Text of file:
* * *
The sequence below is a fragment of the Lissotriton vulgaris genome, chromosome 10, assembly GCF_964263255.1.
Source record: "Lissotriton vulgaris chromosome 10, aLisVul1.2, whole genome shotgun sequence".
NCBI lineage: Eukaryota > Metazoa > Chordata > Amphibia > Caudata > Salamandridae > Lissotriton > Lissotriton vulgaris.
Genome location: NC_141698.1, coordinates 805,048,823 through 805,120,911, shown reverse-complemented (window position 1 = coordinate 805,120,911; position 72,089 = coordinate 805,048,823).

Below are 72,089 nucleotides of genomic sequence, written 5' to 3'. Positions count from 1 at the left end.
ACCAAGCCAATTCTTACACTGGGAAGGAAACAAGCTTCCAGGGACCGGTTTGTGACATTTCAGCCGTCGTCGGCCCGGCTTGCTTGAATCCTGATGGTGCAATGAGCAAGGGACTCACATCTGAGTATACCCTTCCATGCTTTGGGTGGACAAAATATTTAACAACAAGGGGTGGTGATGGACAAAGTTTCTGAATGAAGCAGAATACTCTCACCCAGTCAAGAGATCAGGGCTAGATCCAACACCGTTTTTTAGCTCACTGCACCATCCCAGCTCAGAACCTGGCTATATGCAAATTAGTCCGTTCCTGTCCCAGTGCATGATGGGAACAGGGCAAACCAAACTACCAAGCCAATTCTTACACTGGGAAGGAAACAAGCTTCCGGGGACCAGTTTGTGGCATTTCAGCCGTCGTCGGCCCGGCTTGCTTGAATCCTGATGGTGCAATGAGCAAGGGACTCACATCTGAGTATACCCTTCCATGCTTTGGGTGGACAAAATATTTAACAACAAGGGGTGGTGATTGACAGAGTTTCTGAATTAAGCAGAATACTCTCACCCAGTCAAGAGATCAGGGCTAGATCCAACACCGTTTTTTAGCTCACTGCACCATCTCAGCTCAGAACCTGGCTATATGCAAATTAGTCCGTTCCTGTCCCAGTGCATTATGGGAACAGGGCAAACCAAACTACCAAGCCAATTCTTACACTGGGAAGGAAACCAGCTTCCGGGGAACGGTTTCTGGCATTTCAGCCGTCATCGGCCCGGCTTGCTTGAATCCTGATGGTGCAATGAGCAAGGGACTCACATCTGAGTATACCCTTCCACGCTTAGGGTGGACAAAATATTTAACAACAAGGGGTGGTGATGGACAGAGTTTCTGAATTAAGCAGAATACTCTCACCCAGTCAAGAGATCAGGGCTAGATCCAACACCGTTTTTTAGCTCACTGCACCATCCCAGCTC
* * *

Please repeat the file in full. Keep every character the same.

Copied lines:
The sequence below is a fragment of the Lissotriton vulgaris genome, chromosome 10, assembly GCF_964263255.1.
Source record: "Lissotriton vulgaris chromosome 10, aLisVul1.2, whole genome shotgun sequence".
NCBI lineage: Eukaryota > Metazoa > Chordata > Amphibia > Caudata > Salamandridae > Lissotriton > Lissotriton vulgaris.
Genome location: NC_141698.1, coordinates 805,048,823 through 805,120,911, shown reverse-complemented (window position 1 = coordinate 805,120,911; position 72,089 = coordinate 805,048,823).

Below are 72,089 nucleotides of genomic sequence, written 5' to 3'. Positions count from 1 at the left end.
ACCAAGCCAATTCTTACACTGGGAAGGAAACAAGCTTCCAGGGACCGGTTTGTGACATTTCAGCCGTCGTCGGCCCGGCTTGCTTGAATCCTGATGGTGCAATGAGCAAGGGACTCACATCTGAGTATACCCTTCCATGCTTTGGGTGGACAAAATATTTAACAACAAGGGGTGGTGATGGACAAAGTTTCTGAATGAAGCAGAATACTCTCACCCAGTCAAGAGATCAGGGCTAGATCCAACACCGTTTTTTAGCTCACTGCACCATCCCAGCTCAGAACCTGGCTATATGCAAATTAGTCCGTTCCTGTCCCAGTGCATGATGGGAACAGGGCAAACCAAACTACCAAGCCAATTCTTACACTGGGAAGGAAACAAGCTTCCGGGGACCAGTTTGTGGCATTTCAGCCGTCGTCGGCCCGGCTTGCTTGAATCCTGATGGTGCAATGAGCAAGGGACTCACATCTGAGTATACCCTTCCATGCTTTGGGTGGACAAAATATTTAACAACAAGGGGTGGTGATTGACAGAGTTTCTGAATTAAGCAGAATACTCTCACCCAGTCAAGAGATCAGGGCTAGATCCAACACCGTTTTTTAGCTCACTGCACCATCTCAGCTCAGAACCTGGCTATATGCAAATTAGTCCGTTCCTGTCCCAGTGCATTATGGGAACAGGGCAAACCAAACTACCAAGCCAATTCTTACACTGGGAAGGAAACCAGCTTCCGGGGAACGGTTTCTGGCATTTCAGCCGTCATCGGCCCGGCTTGCTTGAATCCTGATGGTGCAATGAGCAAGGGACTCACATCTGAGTATACCCTTCCACGCTTAGGGTGGACAAAATATTTAACAACAAGGGGTGGTGATGGACAGAGTTTCTGAATTAAGCAGAATACTCTCACCCAGTCAAGAGATCAGGGCTAGATCCAACACCGTTTTTTAGCTCACTGCACCATCCCAGCTC